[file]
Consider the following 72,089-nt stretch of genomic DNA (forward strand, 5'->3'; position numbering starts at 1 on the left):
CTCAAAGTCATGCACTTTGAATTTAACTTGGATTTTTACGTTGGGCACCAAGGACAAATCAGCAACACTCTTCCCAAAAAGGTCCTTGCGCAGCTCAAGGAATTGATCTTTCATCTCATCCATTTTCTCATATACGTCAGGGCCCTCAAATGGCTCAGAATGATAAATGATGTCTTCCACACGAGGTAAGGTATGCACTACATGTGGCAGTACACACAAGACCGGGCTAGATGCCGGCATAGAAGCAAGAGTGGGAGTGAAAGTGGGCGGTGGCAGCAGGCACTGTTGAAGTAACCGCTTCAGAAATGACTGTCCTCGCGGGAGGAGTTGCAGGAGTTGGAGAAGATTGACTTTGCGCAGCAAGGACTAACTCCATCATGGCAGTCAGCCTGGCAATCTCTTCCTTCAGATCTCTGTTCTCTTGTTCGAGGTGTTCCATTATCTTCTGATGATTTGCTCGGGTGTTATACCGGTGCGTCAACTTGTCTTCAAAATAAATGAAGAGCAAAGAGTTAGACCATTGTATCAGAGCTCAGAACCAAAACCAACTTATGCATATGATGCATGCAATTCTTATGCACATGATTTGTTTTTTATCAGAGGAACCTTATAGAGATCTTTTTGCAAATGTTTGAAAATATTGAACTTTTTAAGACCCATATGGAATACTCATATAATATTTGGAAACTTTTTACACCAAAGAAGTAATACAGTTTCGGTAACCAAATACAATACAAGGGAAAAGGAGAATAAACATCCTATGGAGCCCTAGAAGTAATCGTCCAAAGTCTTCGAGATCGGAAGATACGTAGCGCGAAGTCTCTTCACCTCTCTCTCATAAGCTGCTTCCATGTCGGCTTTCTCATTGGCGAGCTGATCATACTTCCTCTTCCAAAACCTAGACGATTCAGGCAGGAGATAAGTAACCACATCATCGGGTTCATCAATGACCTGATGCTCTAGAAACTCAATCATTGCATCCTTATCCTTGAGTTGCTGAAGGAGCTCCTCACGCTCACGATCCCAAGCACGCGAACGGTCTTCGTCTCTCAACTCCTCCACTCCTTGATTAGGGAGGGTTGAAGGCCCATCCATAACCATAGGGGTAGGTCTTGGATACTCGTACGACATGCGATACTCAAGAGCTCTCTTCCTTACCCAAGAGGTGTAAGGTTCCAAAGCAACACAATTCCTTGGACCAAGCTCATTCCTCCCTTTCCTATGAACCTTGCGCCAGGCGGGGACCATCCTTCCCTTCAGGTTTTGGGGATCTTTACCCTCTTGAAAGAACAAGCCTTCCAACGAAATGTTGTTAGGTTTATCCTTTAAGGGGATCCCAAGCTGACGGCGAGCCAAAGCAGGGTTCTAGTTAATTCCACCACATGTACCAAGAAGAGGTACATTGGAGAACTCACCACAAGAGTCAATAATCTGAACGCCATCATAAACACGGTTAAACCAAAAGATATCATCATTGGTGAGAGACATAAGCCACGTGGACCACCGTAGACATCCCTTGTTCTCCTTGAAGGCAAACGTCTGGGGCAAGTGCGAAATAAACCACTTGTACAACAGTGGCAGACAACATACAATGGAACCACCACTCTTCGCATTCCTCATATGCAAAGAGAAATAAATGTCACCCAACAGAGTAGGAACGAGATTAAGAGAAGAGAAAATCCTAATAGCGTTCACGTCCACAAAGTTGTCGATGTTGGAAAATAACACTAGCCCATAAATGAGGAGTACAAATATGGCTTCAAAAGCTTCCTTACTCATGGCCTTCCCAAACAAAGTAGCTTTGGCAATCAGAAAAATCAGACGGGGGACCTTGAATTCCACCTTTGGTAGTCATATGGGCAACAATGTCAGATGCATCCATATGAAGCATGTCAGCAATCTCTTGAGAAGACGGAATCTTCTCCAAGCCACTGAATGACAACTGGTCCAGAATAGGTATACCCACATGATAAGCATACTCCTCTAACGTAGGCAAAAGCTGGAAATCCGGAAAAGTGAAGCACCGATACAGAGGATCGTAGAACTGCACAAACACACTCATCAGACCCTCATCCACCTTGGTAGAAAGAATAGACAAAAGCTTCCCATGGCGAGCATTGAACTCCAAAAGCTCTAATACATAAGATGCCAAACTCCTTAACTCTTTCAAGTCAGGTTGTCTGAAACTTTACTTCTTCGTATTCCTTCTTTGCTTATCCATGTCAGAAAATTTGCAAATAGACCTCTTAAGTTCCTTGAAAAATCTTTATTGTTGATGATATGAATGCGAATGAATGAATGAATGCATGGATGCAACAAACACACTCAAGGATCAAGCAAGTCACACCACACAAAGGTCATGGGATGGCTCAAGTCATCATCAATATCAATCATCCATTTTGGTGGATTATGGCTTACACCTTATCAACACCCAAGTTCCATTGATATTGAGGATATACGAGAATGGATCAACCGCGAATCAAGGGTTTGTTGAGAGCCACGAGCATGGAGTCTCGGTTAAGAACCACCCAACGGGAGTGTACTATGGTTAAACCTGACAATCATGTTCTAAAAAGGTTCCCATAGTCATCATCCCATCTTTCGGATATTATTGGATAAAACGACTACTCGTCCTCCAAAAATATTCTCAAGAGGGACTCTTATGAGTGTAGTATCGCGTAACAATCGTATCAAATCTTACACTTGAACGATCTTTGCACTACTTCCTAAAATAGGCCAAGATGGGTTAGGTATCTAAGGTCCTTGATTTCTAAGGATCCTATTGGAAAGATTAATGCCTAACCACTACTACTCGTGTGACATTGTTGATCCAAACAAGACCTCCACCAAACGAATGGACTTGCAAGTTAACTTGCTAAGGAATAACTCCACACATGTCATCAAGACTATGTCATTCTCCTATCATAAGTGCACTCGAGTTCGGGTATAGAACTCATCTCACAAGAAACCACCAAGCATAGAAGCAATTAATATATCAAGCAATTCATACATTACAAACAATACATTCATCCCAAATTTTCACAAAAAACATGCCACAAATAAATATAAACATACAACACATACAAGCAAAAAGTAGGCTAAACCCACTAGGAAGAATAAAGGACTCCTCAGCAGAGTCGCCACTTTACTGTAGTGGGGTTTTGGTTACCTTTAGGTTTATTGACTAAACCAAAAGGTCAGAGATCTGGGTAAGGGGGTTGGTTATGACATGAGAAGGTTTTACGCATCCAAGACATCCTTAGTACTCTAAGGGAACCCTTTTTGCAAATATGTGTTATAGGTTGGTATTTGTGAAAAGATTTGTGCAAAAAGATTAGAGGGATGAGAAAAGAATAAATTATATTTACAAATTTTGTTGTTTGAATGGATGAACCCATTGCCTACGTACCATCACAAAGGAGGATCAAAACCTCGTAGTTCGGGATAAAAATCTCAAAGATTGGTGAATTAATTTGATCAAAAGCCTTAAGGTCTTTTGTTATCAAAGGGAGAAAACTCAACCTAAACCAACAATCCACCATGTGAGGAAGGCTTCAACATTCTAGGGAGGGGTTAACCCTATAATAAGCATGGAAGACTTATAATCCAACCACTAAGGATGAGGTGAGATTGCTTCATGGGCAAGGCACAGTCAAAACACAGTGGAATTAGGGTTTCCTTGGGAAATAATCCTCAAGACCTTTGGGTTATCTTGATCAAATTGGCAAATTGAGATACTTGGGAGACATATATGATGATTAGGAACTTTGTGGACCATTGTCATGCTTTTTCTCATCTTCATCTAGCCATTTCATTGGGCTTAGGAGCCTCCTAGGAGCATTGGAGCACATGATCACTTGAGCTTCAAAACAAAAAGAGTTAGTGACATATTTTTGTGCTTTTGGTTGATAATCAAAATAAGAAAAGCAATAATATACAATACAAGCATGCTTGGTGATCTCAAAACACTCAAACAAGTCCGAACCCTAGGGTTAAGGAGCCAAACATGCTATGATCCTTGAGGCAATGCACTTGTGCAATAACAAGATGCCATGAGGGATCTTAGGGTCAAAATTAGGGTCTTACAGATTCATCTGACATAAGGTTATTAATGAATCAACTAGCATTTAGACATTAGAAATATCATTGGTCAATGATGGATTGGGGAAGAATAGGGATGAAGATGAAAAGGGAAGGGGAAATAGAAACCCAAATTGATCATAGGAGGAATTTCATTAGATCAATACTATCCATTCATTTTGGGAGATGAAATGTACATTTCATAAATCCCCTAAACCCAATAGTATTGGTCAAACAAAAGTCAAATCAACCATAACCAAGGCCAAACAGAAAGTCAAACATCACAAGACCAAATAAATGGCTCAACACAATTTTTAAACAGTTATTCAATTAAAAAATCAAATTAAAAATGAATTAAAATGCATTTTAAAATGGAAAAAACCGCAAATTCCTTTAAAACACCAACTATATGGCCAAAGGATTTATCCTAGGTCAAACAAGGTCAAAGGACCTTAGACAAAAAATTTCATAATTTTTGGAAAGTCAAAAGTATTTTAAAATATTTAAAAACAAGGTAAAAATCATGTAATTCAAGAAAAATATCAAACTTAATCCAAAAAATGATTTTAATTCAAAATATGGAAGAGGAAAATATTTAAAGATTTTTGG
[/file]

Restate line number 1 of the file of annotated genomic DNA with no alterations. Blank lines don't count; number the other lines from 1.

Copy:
Consider the following 72,089-nt stretch of genomic DNA (forward strand, 5'->3'; position numbering starts at 1 on the left):